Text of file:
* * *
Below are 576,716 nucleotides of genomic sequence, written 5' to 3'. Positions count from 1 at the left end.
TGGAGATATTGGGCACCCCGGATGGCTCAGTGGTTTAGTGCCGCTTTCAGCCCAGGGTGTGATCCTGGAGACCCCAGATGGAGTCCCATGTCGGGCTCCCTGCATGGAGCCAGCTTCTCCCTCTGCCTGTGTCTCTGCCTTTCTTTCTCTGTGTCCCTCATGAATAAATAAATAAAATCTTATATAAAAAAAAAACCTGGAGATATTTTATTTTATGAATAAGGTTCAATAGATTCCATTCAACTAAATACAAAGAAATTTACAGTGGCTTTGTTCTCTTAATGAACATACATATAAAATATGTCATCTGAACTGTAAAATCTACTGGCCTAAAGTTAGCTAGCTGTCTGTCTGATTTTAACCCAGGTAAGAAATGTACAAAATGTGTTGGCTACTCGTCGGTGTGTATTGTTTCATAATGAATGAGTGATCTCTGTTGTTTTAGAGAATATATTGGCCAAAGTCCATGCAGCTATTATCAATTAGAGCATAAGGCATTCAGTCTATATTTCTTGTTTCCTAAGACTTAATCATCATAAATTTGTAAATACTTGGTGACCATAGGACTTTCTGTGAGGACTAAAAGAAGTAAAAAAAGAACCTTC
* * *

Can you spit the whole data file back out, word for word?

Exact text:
Below are 576,716 nucleotides of genomic sequence, written 5' to 3'. Positions count from 1 at the left end.
TGGAGATATTGGGCACCCCGGATGGCTCAGTGGTTTAGTGCCGCTTTCAGCCCAGGGTGTGATCCTGGAGACCCCAGATGGAGTCCCATGTCGGGCTCCCTGCATGGAGCCAGCTTCTCCCTCTGCCTGTGTCTCTGCCTTTCTTTCTCTGTGTCCCTCATGAATAAATAAATAAAATCTTATATAAAAAAAAAACCTGGAGATATTTTATTTTATGAATAAGGTTCAATAGATTCCATTCAACTAAATACAAAGAAATTTACAGTGGCTTTGTTCTCTTAATGAACATACATATAAAATATGTCATCTGAACTGTAAAATCTACTGGCCTAAAGTTAGCTAGCTGTCTGTCTGATTTTAACCCAGGTAAGAAATGTACAAAATGTGTTGGCTACTCGTCGGTGTGTATTGTTTCATAATGAATGAGTGATCTCTGTTGTTTTAGAGAATATATTGGCCAAAGTCCATGCAGCTATTATCAATTAGAGCATAAGGCATTCAGTCTATATTTCTTGTTTCCTAAGACTTAATCATCATAAATTTGTAAATACTTGGTGACCATAGGACTTTCTGTGAGGACTAAAAGAAGTAAAAAAAGAACCTTC